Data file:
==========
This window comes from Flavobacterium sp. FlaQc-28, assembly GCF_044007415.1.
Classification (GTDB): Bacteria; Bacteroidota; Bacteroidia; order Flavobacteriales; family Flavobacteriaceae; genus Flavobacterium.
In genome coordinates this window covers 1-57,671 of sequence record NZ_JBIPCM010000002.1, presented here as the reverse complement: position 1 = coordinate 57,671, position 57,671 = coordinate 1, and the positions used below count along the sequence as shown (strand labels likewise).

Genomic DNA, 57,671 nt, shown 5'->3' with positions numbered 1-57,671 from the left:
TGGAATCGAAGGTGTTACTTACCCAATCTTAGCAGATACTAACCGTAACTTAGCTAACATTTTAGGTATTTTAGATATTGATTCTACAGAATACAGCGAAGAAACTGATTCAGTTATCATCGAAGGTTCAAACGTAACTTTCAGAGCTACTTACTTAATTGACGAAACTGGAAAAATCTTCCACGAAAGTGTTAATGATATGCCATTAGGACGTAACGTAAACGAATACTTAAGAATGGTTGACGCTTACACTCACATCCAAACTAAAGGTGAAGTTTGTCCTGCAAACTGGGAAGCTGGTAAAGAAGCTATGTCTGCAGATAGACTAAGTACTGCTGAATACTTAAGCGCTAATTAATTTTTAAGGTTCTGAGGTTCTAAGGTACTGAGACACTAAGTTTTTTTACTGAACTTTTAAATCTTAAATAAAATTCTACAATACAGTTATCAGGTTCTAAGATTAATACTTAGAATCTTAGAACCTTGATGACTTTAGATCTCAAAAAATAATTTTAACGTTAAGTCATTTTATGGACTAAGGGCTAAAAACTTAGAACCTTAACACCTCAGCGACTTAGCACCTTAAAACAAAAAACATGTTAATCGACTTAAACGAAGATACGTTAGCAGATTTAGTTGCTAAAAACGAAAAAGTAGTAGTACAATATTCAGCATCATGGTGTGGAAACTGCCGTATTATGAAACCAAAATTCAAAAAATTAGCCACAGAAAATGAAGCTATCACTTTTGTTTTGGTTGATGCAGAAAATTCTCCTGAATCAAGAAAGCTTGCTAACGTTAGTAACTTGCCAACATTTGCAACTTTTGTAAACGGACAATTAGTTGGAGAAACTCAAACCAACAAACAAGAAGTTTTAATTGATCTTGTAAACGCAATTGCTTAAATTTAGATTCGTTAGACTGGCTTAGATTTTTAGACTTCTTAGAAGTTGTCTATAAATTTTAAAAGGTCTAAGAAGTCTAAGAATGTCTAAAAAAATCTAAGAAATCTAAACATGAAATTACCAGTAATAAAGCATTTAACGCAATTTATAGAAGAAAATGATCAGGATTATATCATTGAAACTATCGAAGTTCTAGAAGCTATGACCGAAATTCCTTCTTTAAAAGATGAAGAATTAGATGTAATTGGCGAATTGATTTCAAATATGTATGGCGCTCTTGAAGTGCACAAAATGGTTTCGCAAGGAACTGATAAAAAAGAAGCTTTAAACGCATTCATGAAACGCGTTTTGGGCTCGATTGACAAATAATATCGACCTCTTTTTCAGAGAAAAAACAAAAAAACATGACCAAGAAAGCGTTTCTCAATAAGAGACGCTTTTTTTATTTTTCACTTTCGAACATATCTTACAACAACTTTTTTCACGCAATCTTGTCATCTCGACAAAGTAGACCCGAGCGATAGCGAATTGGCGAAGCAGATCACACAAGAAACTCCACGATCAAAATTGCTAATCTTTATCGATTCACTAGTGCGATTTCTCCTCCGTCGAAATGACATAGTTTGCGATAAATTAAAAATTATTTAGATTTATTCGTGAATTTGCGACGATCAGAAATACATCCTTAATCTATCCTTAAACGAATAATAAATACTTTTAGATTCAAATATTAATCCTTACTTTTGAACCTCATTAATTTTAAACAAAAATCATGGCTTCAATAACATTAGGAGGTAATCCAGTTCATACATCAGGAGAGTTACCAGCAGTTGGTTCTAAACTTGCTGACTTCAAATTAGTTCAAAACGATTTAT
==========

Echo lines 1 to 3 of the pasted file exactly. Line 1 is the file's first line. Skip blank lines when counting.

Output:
This window comes from Flavobacterium sp. FlaQc-28, assembly GCF_044007415.1.
Classification (GTDB): Bacteria; Bacteroidota; Bacteroidia; order Flavobacteriales; family Flavobacteriaceae; genus Flavobacterium.
In genome coordinates this window covers 1-57,671 of sequence record NZ_JBIPCM010000002.1, presented here as the reverse complement: position 1 = coordinate 57,671, position 57,671 = coordinate 1, and the positions used below count along the sequence as shown (strand labels likewise).